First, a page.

This reflection is now available in Daniel P. Horan, OFM’s book Franciscan Spirituality for the 21st Century: Selected Reflections from the Dating God Blog and Other Essays, Volume One (Koinonia Press, 2013).



  1. A million times yes, Dan. I totally agree with you and have been saying the same thing myself recently. You really are on to something here. What a great post.

  2. I grew up in Chicago when Willow Creek was just getting its start. It creeped me out then for reasons I couldn’t adequately explain. I’ve wondered the same things as you in this post. You don’t have to look very far afield, either, to see its effects in our own denomination. On certain Catholic blogs, news sites, etc, if you change one or two words, they’re indistinguishable from other evangelicals.

  3. Within our own Church we hearing people describe themselves as “Catholic Evangelicals” — the EWTN community, for example, and others — the rhetoric and the social/moral issues are alarmingly the same as those you pointed in your post, Dan. Where is the Gospel in all of this? Where are the radical demands of Jesus expressed in the Sermon on the Mount? Where is the proclamation of the absolutely selfless love of God for us … and were is the call to true ‘agape’, the God-like love, preached and lived by Jesus, that never seeks its own good and well-being but only that of the “other”? I think of Joel Olstein, the smiling evangelist who tells us that if we are prosperous that means that God loves us in a special way. That’s not what Jesus taught.

  4. “You can demonize the unwed and poor pregnant woman outside a Planned Parenthood office because you are not that person.”

    This is the Christianity I came into and grew in during the 80s and 90s. In my repentence of this kind of judgment and ignorance the Spirit has given me more compassion for people and passion for Jesus.

    Excellent and powerful thoughts that are true.

    grace and peace…

  5. I am uncertain about a couple of things in this post.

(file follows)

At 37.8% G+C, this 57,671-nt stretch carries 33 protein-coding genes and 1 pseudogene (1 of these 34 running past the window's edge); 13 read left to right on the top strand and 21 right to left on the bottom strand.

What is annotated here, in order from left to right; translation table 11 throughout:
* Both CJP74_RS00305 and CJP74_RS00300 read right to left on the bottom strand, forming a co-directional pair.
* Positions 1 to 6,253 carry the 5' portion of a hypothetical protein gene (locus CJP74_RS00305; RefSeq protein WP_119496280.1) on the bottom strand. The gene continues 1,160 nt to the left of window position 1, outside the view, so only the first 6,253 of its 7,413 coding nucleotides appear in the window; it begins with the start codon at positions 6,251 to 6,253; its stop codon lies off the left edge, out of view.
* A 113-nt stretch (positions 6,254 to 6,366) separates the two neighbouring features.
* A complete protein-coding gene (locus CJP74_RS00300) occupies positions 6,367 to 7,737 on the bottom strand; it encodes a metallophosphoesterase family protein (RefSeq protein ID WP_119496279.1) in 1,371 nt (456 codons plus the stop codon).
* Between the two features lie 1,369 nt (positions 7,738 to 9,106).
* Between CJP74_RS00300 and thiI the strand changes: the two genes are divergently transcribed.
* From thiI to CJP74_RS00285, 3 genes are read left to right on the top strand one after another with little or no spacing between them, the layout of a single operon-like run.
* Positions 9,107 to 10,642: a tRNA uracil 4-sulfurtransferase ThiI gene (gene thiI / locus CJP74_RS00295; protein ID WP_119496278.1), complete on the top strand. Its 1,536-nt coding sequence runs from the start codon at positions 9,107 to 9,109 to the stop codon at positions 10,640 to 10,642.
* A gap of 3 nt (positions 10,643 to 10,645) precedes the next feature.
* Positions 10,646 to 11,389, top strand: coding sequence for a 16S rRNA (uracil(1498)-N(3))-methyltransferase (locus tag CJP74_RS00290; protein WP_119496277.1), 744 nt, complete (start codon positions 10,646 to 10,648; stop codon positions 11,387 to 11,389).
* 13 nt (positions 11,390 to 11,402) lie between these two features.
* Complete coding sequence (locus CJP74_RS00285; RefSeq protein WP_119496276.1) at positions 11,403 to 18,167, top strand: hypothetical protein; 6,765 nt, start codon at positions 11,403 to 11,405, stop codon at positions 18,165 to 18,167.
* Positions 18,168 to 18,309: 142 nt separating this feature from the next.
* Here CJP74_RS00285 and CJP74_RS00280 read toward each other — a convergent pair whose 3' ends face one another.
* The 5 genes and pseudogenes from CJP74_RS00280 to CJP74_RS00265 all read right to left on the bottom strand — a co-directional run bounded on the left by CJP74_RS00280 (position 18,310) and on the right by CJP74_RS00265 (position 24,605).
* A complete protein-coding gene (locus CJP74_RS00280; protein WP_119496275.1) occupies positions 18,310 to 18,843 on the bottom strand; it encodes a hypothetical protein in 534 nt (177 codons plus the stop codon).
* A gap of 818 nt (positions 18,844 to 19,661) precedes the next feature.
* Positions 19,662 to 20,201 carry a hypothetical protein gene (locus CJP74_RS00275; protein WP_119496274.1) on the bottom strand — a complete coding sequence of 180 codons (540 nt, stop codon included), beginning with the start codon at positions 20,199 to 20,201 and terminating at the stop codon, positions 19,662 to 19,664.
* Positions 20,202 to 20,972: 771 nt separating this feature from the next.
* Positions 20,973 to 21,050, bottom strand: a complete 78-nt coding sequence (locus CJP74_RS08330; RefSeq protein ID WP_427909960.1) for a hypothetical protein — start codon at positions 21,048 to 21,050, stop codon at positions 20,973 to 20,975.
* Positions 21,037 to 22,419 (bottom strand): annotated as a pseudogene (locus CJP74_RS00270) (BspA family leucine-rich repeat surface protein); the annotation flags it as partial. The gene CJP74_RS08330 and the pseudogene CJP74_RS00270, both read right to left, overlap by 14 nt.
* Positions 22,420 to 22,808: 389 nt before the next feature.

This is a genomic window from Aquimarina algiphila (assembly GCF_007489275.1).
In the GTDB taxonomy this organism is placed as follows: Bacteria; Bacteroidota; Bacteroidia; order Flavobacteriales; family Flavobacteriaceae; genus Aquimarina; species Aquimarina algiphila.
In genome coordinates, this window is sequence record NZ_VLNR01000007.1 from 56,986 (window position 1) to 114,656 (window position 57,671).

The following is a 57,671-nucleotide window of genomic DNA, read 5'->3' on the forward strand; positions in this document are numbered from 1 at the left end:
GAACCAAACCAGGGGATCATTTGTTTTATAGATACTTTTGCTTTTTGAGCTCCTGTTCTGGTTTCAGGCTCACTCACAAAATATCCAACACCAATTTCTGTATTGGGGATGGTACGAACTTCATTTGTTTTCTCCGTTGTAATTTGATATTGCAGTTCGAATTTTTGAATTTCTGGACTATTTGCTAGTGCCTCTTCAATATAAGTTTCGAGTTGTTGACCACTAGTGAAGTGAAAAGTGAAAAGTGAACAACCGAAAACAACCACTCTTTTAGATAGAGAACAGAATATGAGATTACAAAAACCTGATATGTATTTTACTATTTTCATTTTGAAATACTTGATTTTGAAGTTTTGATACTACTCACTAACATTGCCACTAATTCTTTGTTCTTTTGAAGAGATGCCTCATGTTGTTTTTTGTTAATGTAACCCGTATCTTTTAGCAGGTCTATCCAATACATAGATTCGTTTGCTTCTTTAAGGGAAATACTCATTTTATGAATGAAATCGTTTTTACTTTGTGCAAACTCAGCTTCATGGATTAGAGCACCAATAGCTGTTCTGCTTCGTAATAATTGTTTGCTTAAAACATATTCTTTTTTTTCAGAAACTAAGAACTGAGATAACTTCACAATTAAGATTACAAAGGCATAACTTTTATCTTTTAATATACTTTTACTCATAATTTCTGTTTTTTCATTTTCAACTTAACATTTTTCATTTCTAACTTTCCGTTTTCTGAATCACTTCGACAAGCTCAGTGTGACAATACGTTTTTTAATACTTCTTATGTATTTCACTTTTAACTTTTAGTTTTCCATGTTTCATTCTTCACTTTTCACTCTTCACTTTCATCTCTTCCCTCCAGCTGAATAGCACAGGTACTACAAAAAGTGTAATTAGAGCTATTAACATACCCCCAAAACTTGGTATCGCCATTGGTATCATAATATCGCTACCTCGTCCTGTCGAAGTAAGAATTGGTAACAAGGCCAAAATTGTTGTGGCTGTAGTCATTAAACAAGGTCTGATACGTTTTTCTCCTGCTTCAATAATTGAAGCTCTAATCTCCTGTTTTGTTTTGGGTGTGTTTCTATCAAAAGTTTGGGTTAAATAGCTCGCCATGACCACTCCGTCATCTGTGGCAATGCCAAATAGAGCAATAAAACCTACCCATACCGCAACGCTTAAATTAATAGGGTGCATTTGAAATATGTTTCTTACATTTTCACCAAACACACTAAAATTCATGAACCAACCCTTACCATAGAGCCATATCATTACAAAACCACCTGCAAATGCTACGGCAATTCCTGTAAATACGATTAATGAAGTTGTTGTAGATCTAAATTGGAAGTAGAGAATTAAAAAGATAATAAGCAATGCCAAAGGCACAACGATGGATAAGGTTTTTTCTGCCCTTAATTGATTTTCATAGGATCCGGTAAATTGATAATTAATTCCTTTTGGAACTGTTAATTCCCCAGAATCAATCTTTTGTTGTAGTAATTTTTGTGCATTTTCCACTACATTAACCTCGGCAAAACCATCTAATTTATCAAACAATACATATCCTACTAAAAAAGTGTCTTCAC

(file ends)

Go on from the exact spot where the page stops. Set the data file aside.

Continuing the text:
1) The idea that megachurches have singularly prioritized getting bodies in the door seems incomplete. Obviously, the crowds are taken to be a marker of pastoral success (“we must be doing something right!”), but I don’t get the sense that worship attendance per se is as high a priority as you (and apparently Wolfe) suggest. This feels like a Catholic-hued analysis, from a perspective where participation in the liturgy is of heightened importance. For evangelicals, I think it’s being part of a Christian community that is critical, and I think the crowds on Sunday follow from this.

    2) I am skeptical that megachurches are actually trying to be “all things to all people.” The idea that megachurches only tell people what they want to hear seems wrong. I think the sexual norms and other individualized “purity” norms are quite demanding and result in much anguish among adherents. Of course, this theological outlook is distorted, wrong, and boring (in my view), but it is nevertheless an outlook. (I am reminded of a quote from The Big Lebowski: “Say what you want about the tenets of National Socialism, but at least it’s an ethos!”) They have certainly made Christianity less like the Gospel, but I think the idea that megachurches have made church “less-like-church” reflects a rather Catholic bias that “authentic Christianity” has to look like our style of worship.

    3) Finally, the connection with religious symbolism (crosses on church buildings) is confusing to me. The megachurch crowds are perhaps more comfortable with Christian imagery than mainline crowds. (I’m thinking of cross jewelry, Jesus-fish t-shirts, bible references on everything,etc.) I don’t get the sense that they are likely to be scared off by a cross on a building, so I doubt that the symbols have been stripped in order to be more inviting. More importantly, if this is a critique of the substance of evangelical and/or megachurch theology, then the matter of “religious” adornment seems quite irrelevant.

    So, needless to say, I won’t be re-tweeting this particular offering 🙂

  6. @ David, thanks for some “interesting” views. I only respond to point out that the three scholars I referenced — and whose reflections serve as the impetus for this post — are not catholics. While I may be inextricably laden with a “catholic-hue” given my confessional outlook, those scholars are most certainly not. Their critique is from within.

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